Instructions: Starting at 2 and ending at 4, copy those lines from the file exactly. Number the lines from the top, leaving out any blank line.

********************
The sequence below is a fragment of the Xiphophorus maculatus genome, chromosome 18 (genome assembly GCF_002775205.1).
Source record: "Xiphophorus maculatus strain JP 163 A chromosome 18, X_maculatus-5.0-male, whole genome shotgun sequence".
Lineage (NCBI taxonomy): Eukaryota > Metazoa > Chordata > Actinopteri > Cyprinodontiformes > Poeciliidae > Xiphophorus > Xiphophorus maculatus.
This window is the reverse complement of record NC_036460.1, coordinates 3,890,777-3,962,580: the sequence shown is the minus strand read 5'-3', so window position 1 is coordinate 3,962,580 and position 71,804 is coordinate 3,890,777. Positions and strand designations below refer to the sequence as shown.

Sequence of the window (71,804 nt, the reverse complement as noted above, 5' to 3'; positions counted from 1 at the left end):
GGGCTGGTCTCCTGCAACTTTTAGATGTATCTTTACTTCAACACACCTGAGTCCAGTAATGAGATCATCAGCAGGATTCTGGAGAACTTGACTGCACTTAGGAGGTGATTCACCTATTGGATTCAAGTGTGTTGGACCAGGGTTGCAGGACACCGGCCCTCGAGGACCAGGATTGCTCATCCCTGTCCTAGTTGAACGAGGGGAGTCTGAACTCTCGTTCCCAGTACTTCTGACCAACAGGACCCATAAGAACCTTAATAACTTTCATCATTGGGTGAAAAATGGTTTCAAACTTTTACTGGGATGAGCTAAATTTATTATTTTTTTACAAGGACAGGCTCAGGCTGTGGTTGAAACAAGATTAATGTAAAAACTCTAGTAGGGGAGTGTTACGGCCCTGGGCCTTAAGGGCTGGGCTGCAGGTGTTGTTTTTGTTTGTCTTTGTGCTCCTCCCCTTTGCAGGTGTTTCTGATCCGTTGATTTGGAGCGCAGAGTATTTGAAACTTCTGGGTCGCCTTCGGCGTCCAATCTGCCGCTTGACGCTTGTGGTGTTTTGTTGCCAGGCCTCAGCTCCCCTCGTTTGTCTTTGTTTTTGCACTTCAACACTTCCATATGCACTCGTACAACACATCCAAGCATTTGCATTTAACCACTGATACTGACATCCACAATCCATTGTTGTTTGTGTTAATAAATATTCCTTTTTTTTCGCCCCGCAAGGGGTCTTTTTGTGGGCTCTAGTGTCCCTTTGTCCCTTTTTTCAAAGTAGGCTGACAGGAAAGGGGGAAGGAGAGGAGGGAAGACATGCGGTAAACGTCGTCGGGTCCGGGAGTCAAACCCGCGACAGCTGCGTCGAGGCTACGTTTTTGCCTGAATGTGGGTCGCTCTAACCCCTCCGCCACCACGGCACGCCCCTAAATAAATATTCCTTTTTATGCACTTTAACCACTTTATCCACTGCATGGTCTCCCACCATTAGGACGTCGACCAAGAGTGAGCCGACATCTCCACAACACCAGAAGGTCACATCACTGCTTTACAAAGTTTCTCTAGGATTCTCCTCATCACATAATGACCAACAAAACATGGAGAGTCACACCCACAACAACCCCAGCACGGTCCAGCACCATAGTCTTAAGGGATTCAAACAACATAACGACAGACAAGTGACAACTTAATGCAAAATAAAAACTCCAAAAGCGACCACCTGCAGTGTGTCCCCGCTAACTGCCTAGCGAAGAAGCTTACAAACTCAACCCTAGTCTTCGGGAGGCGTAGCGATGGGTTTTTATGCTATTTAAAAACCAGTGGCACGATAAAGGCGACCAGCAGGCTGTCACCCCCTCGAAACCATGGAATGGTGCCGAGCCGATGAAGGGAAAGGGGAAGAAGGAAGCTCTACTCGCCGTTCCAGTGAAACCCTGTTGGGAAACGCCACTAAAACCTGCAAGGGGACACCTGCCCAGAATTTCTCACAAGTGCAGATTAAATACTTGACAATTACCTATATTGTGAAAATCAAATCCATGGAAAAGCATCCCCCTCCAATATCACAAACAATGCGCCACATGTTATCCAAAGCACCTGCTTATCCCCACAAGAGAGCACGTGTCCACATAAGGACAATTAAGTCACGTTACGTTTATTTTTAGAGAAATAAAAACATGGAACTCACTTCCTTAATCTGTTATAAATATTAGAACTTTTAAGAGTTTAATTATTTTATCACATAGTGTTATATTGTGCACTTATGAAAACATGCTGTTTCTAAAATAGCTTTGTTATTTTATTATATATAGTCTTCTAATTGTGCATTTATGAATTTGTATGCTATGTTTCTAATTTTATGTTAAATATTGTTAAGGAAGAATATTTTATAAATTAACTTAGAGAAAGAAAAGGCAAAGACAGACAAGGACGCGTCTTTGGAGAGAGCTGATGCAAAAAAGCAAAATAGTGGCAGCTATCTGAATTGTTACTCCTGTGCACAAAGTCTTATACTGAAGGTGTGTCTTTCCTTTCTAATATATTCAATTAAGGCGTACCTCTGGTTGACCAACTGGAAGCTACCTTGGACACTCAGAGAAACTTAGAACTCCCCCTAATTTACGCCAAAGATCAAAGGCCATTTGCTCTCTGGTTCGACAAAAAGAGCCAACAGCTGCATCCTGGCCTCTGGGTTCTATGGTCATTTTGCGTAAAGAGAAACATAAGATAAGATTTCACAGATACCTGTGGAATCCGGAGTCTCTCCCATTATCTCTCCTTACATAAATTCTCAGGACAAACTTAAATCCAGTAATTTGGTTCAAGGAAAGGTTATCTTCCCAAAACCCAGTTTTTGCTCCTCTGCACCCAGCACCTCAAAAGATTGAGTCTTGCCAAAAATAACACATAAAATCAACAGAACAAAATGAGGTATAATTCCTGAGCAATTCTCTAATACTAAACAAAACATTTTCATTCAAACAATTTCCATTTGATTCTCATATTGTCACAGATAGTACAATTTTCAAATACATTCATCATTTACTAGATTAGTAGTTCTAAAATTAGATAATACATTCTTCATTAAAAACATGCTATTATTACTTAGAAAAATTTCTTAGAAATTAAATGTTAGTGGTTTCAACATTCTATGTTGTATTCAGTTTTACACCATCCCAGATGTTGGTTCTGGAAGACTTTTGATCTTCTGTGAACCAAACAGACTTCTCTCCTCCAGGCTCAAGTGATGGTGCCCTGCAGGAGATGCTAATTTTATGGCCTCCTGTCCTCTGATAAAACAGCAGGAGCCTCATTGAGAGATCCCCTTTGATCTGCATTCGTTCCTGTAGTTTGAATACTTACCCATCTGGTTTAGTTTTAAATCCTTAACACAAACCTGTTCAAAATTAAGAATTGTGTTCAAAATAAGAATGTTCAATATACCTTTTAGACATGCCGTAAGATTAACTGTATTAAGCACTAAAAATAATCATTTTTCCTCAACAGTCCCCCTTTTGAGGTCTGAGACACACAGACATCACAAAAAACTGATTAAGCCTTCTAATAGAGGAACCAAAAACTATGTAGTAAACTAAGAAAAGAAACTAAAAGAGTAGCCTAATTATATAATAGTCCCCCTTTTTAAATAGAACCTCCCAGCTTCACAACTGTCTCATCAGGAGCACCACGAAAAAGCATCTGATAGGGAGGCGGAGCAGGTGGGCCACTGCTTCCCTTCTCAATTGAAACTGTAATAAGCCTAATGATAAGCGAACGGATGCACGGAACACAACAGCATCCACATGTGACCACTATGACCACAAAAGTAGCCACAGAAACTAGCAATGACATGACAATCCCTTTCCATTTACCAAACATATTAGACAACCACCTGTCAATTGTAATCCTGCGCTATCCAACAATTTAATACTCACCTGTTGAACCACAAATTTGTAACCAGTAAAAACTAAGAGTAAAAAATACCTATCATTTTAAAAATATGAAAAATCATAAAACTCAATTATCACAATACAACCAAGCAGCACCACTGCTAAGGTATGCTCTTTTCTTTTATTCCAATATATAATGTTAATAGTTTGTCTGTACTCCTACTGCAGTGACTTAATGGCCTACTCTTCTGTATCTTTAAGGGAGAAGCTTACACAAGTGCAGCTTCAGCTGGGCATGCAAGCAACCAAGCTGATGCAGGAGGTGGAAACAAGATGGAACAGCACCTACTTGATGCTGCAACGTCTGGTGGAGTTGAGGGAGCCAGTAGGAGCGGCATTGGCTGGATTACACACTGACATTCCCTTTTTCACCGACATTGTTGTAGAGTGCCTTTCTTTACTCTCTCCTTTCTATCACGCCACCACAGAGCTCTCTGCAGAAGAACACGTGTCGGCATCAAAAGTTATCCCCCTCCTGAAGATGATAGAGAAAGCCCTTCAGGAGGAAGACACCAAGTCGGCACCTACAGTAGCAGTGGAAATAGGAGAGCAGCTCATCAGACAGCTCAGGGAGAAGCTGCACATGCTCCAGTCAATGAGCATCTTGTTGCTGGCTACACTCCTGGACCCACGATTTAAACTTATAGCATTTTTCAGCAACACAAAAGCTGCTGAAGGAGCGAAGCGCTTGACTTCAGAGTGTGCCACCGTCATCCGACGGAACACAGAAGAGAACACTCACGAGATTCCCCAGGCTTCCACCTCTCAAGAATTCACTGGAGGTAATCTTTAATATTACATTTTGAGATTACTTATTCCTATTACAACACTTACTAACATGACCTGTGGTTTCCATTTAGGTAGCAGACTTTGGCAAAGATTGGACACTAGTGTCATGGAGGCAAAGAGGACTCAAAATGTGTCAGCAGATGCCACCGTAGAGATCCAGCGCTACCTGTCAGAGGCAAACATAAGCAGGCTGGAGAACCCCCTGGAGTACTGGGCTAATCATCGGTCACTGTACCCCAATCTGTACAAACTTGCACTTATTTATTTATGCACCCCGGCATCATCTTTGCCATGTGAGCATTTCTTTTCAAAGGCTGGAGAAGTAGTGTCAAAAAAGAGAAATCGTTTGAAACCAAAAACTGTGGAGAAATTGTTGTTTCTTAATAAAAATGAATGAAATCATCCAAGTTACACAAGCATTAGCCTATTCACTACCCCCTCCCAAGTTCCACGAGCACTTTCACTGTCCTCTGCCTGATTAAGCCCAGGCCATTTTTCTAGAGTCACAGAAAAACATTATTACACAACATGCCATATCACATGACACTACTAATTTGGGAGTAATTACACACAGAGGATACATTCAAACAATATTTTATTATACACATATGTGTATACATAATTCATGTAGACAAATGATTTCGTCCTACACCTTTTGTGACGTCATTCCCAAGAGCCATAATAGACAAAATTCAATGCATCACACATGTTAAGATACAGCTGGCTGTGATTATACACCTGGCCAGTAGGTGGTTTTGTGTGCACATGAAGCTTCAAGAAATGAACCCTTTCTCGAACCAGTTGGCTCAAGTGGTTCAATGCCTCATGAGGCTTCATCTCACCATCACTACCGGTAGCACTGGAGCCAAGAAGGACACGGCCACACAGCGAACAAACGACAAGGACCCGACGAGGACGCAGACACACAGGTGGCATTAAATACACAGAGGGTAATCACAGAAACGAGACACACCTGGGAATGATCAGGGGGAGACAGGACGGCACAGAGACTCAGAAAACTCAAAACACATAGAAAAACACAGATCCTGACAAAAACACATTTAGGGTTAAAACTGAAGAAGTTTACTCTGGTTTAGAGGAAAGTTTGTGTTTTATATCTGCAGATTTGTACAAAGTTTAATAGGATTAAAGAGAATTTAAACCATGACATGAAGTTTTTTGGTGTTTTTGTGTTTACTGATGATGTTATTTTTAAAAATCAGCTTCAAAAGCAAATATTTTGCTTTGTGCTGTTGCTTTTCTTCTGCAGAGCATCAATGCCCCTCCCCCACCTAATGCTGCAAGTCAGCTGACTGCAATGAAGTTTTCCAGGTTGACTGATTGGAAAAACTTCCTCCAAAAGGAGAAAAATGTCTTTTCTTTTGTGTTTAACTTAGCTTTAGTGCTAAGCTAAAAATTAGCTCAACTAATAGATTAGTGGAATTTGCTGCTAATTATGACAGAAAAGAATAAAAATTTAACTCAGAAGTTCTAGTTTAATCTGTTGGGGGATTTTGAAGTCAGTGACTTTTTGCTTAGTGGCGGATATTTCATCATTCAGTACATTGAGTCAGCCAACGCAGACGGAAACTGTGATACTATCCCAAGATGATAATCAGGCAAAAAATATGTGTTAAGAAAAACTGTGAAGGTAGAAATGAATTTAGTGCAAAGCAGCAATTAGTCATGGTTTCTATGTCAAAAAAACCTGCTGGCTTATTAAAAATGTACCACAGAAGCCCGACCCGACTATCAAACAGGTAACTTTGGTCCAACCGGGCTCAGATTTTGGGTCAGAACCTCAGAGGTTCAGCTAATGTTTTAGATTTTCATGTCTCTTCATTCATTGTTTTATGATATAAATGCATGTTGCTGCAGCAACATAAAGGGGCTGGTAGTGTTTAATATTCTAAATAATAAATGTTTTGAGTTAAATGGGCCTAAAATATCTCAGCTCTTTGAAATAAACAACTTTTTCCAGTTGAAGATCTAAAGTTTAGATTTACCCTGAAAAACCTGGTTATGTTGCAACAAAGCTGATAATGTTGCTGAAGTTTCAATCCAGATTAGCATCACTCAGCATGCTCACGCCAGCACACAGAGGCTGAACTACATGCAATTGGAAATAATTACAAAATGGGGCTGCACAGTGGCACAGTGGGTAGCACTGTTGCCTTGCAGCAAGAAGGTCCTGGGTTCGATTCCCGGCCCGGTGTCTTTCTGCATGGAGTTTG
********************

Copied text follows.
Source record: "Xiphophorus maculatus strain JP 163 A chromosome 18, X_maculatus-5.0-male, whole genome shotgun sequence".
Lineage (NCBI taxonomy): Eukaryota > Metazoa > Chordata > Actinopteri > Cyprinodontiformes > Poeciliidae > Xiphophorus > Xiphophorus maculatus.
This window is the reverse complement of record NC_036460.1, coordinates 3,890,777-3,962,580: the sequence shown is the minus strand read 5'-3', so window position 1 is coordinate 3,962,580 and position 71,804 is coordinate 3,890,777. Positions and strand designations below refer to the sequence as shown.